I discovered that it is both a pleasure and a struggle to create art, and my work moves as a pendulum between bursts of great energy and seeking quiet spaces. I want the artwork to be more than the subject and the process. I want it to be experienced without having to examine either one first.
The process is the way; the materials are just excuses to liberate my mind and soul and hope to communicate this freedom to the viewer. Paintings ask to be experienced, sculptures crave to be touched.
Being a painter was a dream when I was a child. I was raised to admire art but to look for a more ‘practical’ career, and studied computer science.
I have always been a passionate viewer and reader of anything regarding visual art. Together with the move to CT in 2002 my life priorities changed and I took classes at WHAL, the University of Hartford , Manchester and Tunxis Community Colleges.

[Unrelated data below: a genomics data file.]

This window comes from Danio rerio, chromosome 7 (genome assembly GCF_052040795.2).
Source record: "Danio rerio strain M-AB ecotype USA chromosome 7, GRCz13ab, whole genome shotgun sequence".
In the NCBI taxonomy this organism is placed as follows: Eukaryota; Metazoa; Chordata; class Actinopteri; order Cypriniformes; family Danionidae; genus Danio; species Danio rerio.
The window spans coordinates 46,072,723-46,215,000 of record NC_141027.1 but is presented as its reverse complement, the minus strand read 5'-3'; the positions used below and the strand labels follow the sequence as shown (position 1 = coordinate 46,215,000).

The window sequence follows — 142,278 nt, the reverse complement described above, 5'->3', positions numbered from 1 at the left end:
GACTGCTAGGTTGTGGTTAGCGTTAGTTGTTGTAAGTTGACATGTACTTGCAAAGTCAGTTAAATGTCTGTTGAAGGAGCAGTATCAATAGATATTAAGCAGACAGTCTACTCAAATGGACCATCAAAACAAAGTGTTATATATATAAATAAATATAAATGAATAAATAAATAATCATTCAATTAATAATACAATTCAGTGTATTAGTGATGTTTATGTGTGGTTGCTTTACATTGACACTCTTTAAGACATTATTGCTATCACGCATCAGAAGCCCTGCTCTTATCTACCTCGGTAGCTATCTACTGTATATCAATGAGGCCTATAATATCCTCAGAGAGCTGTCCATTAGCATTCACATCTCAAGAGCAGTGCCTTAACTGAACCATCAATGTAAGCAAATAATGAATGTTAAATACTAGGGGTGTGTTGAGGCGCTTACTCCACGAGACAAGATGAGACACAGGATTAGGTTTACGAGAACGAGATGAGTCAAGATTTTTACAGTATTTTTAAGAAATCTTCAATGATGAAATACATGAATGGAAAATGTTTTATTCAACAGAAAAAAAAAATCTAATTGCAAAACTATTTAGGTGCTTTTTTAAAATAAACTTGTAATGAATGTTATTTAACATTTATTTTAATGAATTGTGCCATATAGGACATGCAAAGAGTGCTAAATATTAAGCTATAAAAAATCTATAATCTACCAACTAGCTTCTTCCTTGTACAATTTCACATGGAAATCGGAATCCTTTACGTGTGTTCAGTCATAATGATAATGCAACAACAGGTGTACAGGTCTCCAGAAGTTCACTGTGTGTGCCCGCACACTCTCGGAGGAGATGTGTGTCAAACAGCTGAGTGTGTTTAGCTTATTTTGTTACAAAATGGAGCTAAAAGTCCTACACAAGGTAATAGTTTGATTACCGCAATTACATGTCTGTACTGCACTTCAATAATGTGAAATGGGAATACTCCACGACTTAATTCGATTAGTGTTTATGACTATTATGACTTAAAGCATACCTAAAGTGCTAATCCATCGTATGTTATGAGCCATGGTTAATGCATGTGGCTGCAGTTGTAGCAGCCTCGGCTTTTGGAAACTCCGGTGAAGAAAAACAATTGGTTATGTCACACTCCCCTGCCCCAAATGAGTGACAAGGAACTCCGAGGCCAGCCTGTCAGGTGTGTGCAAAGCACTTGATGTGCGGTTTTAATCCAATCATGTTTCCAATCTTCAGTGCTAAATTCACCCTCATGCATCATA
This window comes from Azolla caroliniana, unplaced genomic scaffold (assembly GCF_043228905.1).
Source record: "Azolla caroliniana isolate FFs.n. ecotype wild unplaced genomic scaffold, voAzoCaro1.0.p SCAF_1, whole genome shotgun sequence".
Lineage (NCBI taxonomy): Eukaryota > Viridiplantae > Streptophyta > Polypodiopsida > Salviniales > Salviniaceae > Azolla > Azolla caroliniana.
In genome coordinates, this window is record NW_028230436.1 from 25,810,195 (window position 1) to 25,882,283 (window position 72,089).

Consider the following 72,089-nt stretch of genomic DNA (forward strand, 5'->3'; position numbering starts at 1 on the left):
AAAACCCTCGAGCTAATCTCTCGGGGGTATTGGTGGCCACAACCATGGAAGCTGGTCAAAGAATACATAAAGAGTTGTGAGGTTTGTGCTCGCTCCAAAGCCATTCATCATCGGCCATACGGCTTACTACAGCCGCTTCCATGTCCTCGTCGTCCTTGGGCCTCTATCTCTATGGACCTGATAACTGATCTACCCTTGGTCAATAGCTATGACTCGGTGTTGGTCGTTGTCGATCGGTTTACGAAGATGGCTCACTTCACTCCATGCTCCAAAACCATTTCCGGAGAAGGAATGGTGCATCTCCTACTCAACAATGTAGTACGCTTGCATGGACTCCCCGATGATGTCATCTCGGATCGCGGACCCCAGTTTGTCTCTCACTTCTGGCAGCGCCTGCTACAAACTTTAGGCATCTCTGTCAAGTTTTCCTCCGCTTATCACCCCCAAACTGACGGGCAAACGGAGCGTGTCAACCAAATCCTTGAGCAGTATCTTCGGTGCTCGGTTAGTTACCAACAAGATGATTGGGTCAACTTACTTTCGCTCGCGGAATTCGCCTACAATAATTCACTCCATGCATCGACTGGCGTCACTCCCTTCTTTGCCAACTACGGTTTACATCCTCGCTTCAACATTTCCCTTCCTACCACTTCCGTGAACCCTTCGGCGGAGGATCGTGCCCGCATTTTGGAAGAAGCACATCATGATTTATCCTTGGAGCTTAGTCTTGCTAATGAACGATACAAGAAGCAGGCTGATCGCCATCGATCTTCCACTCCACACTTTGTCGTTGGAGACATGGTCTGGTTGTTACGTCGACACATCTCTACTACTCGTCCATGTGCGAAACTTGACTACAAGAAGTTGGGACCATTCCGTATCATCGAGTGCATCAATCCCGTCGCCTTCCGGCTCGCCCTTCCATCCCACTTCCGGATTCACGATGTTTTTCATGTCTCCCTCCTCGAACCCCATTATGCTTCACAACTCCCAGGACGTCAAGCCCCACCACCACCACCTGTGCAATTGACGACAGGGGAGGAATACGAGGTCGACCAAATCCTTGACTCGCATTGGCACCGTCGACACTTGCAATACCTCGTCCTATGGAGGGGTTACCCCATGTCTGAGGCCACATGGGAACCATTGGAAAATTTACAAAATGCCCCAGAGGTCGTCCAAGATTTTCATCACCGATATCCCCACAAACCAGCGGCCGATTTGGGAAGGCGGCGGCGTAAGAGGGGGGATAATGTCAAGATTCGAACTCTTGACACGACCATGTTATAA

Color has a special place in my work. I think in color, I dream in color. I find that color has strength of its own. Color is powerful; it lures, shocks or relaxes our mind at first sight. I like the feeling of reacting to color without any intellectual process. I also use my calligraphic lines as part of my expression.
Paintings ask to be experienced, sculptures crave to be touched.
Clay is an amazing medium that lets me express my feelings in a very immediate way. Furthermore, the lights and shadows on clay emphasize the multiple planes and curves I enjoy giving to my sculptures.
I have always drawn the human figure looking for its expressive strength and this path has taken me from creating architectural forms to sculpting abstractions that suggest expressive figures.
While these sculptures feel very intimate to me, I do imagine a much bigger version of them placed in a field, and people walking, standing, sitting around them and looking for their embrace.